Wednesday, August 9, 2023

Breaking news: ABA House of Delegates approves changes to Model Rule 1.16

Last February, the ABA House of Delegates, which is comprised of 597 delegates from ABA entities and state, local and specialty bar associations, adopted a measure that updates the ABA’s policy that endorsed for the first time “reasonable and appropriate” federal government efforts aimed at combating money laundering. The policy seeks to balance the longstanding attorney-client privilege with the demands of governmental entities seeking access to information on criminal activities.

Following this policy, yesterday, the HoD adopted an amendment to Model Rule 1.16 "to protect lawyers from unwittingly becoming involved in a client’s or prospective client’s criminal and fraudulent activities."

Reportedly, there was a lengthy debate on the proposal but it was eventually approved by a vote of 216-102.

The amendment creates a duty to "inquire into and assess the facts and circumstances of each representation to determine whether the lawyer may accept or continue the representation" and adds a new (a fourth) case in which lawyers are obligated to refuse to represent a client or to withdraw from representing a current client.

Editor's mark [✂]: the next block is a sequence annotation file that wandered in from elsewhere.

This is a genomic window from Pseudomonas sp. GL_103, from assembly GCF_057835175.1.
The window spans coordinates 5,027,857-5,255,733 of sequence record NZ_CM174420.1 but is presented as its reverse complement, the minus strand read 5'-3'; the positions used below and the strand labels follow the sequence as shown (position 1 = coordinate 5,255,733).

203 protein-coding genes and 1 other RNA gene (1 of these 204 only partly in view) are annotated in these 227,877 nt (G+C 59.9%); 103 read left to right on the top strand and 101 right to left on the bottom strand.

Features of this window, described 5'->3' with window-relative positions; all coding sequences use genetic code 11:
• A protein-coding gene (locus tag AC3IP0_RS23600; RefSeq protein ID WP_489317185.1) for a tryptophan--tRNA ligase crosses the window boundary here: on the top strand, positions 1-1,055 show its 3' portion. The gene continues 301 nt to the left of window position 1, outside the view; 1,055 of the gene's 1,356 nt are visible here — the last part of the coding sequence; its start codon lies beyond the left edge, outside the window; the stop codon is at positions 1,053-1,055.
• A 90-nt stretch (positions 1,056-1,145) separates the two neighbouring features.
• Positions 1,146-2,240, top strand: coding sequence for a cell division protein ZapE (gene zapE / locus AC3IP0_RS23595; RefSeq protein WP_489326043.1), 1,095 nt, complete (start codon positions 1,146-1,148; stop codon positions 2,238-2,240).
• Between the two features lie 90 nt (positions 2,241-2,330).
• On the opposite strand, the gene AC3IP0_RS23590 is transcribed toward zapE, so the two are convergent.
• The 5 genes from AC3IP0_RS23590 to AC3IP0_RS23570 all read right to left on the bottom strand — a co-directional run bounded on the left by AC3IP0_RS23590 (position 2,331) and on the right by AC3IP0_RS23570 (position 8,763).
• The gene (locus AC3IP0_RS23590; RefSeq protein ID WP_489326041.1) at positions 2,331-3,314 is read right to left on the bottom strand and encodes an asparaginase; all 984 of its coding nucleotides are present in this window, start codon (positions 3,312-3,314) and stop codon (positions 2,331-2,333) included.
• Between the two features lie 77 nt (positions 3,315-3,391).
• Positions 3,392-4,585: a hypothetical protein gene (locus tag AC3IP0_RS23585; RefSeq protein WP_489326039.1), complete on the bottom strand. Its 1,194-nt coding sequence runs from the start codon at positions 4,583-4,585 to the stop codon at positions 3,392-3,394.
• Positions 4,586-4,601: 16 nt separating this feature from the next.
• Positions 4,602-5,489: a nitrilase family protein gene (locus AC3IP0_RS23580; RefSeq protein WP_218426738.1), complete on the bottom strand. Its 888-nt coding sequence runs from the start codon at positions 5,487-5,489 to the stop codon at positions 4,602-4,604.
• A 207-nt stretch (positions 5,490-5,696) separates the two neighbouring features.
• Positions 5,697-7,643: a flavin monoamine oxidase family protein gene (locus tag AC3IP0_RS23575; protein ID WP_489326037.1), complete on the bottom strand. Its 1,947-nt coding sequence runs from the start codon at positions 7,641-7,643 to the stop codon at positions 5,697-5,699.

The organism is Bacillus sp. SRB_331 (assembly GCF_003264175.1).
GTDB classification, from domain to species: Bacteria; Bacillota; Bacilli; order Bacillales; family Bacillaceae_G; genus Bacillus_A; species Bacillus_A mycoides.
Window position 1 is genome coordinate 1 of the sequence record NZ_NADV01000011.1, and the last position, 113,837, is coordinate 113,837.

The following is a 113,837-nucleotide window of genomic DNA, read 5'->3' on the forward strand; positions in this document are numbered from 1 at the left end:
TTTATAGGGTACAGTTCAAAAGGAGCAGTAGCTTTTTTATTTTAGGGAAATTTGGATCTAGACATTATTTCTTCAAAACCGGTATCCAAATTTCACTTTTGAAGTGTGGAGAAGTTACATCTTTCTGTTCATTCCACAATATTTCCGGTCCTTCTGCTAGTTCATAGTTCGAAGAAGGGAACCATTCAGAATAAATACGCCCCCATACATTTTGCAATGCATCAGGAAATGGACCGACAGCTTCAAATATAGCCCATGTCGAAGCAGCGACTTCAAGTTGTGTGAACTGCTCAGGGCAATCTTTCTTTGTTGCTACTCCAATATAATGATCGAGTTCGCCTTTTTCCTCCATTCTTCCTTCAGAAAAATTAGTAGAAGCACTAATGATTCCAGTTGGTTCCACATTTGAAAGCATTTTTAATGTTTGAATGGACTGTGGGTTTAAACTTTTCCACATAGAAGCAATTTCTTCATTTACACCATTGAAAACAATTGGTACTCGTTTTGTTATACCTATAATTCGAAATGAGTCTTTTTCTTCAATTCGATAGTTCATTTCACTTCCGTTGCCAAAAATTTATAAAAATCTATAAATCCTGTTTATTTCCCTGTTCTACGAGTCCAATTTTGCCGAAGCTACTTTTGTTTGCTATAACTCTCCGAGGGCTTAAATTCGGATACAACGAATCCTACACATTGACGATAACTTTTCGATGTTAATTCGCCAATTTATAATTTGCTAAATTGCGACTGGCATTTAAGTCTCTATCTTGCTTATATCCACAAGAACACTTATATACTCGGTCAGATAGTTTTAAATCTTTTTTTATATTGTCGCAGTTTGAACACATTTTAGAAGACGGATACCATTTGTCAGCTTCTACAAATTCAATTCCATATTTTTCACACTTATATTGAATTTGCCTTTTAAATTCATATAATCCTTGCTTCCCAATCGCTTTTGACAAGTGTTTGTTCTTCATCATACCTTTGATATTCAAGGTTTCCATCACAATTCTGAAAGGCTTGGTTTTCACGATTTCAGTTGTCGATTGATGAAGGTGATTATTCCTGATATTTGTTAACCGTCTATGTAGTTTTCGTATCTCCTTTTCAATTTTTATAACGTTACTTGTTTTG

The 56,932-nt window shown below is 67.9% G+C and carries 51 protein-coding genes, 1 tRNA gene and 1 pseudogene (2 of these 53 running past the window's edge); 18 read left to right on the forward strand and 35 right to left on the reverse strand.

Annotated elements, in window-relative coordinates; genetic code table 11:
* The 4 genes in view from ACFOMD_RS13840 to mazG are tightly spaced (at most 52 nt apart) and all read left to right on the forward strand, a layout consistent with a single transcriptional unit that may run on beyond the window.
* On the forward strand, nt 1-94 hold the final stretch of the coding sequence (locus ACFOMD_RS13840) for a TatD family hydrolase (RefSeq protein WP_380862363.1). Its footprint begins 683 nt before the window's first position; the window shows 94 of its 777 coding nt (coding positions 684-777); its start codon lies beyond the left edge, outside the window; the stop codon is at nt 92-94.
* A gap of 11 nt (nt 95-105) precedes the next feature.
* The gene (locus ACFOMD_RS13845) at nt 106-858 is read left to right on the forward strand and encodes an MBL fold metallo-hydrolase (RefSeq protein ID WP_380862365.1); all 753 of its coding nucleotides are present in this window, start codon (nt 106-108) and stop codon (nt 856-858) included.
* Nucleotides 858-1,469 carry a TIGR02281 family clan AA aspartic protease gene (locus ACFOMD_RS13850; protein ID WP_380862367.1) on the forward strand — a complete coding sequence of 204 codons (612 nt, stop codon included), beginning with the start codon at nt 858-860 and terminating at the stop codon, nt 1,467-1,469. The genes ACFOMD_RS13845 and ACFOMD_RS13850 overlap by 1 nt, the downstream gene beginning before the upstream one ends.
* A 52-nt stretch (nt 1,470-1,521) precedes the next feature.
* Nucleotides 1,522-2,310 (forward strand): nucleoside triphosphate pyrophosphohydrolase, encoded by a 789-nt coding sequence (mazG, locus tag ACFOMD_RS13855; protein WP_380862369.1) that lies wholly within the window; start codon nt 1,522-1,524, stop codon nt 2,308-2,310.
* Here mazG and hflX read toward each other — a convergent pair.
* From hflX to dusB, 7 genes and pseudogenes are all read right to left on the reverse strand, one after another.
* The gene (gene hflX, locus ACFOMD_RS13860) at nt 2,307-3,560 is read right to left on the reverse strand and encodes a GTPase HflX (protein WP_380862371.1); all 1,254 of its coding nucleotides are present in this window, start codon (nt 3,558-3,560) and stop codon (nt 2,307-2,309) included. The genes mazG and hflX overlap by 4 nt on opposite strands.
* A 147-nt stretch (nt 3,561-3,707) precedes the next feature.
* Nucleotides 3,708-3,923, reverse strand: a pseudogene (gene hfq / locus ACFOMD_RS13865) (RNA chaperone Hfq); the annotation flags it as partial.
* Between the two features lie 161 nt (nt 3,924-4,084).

This section of the amendment states that the a lawyer shall not accept the representation or shall withdraw from representation if "the client or prospective client seeks to use or persists in using the lawyer’s services to commit or further a crime or fraud, despite the lawyer’s discussion pursuant to Rules 1.2(d) and 1.4(a)(5) regarding the limitations on the lawyer assisting with the proposed conduct.

As you probably know, Model Rule 1.16(a) lists the circumstances when a lawyer is required to withdraw, while 1.16(b) lists the circumstances in which a lawyer may withdraw.  Model Rule 1.16(b)(2) states that a lawyer may withdraw if "the client persists in a course of action involving the lawyer's services that the lawyer reasonably believes is criminal or fraudulent."

The original proposal before the House of Delegates eliminated this discretionary duty and essentially converted it to an obligation.  But, at some point in the process it was decided to keep section 1.16(b)(2), so now we have a mandatory duty related to a client's intent to engage in fraud, etc, and a separate discretionary duty.  

That can be confusing so we will have to wait and see how they are interpreted.

You can read the Resolution that was approved and its full report here.

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